Things get sleepy at the corner multiplex after Labor Day, but Time Warner's (NYSE:TWX) Warner Bros. Pictures isn't letting September go without a fight.
Prisoners opens next weekend.
The plot may seem like another Hollywood retread. Seeing how far a father will go to find his abducted child or avenge a crime on a child has been milled on the silver screen in Taken, Edge of Darkness, and Ransom. Sometimes it has turned into box-office gold. Taken, Taken 2, Ransom, and Live Free or Die Hard all raked in at least $130 million in domestic ticket sales during their theatrical runs. Mel Gibson's Edge of Darkness, also distributed by Time Warner, took in only $44 million in theaters.
Time Warner will also be competing against itself, as Warner Bros. is the studio behind next weekend's re-release of The Wizard of Oz on IMAX (NYSE:IMAX) in 3-D. It's unusual to see a studio release two films on the same weekend, but the 1939 classic is essentially limited to roughly 300 IMAX screens across the country. Prisoners will be screening across more than 3,000 traditional movie theaters. It's clear which movie will get the marketing muscle.
Time Warner will also be competing against the calendar. September isn't a big month for exhibitors, and movie studios know that. According to Box Office Mojo, 144 movies have raked in at least $50 million during their opening weekend. None opened in September.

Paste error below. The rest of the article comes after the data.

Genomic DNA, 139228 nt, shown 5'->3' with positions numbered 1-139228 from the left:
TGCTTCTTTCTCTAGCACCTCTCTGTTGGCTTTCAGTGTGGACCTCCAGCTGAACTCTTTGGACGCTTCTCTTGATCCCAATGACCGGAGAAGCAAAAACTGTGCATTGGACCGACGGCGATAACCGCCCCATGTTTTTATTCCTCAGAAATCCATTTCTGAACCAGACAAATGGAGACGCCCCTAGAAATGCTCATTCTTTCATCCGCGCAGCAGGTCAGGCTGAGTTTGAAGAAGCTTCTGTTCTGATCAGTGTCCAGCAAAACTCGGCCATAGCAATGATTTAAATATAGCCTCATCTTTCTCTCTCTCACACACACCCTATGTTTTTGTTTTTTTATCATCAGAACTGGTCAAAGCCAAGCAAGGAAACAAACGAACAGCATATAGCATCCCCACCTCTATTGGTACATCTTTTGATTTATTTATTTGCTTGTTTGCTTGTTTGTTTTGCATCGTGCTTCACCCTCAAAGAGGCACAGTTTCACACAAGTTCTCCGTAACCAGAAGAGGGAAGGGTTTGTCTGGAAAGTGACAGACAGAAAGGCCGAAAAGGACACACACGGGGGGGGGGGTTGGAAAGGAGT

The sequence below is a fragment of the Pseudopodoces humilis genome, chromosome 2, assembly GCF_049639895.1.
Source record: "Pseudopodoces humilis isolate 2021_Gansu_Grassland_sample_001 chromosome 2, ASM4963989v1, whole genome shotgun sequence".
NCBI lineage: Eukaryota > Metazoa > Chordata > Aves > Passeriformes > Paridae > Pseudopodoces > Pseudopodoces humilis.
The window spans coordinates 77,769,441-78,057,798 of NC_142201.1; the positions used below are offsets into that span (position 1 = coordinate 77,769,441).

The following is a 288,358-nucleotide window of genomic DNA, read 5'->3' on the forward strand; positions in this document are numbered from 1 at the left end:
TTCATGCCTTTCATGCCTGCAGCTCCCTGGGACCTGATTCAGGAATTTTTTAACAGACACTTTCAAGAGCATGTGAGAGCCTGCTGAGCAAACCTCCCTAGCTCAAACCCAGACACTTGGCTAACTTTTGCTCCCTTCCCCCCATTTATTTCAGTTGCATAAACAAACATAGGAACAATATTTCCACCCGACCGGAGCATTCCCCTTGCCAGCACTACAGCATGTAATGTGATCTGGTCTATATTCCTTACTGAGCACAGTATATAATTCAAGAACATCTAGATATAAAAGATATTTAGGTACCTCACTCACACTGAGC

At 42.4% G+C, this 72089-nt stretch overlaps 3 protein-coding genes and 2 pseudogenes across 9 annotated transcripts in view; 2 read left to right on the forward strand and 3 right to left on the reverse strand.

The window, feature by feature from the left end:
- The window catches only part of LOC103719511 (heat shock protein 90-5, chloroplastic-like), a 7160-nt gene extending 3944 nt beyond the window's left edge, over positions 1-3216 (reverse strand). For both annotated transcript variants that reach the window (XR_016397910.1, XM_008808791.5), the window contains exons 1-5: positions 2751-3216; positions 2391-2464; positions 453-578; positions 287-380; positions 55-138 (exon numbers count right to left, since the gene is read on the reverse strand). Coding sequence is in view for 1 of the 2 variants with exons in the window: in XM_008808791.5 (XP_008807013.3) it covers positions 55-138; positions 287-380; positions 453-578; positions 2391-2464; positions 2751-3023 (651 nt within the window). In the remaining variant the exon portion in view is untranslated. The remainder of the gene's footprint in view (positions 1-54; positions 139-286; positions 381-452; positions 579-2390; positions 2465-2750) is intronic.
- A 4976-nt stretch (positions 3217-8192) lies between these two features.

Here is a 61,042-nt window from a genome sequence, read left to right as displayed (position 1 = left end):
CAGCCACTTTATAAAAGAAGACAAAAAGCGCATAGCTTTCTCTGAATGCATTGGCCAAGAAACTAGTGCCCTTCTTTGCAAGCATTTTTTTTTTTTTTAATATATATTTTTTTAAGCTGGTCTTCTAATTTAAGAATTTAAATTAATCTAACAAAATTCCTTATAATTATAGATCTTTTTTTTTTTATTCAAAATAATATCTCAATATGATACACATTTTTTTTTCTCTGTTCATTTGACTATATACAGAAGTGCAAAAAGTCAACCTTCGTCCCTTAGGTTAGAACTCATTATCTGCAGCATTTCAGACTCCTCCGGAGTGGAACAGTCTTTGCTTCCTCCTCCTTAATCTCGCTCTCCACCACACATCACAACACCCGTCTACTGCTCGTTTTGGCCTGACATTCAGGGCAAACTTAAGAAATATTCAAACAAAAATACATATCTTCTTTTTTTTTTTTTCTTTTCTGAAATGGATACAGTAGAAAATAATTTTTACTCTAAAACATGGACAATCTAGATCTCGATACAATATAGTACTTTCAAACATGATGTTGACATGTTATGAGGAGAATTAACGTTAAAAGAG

Despite the gritty premise of Prisoners -- in which two young girls go missing and one of the fathers hunts down the prime suspect -- Time Warner's hoping that star power will draw more sophisticated audiences. There are a whopping five Academy Award nominees in the cast, led by Hugh Jackman and Jake Gyllenhaal. A sixth cast member has a Golden Globe nomination on her resume.
That may not be enough to break the drought of dry Septembers for multiplex operators, but you can't blame Time Warner for trying.
Longtime Fool contributor Rick Munarriz has no position in any stocks mentioned. The Motley Fool recommends and owns shares of IMAX. Try any of our Foolish newsletter services free for 30 days. We Fools don't all hold the same opinions, but we all believe that considering a diverse range of insights makes us better investors. The Motley Fool has a disclosure policy.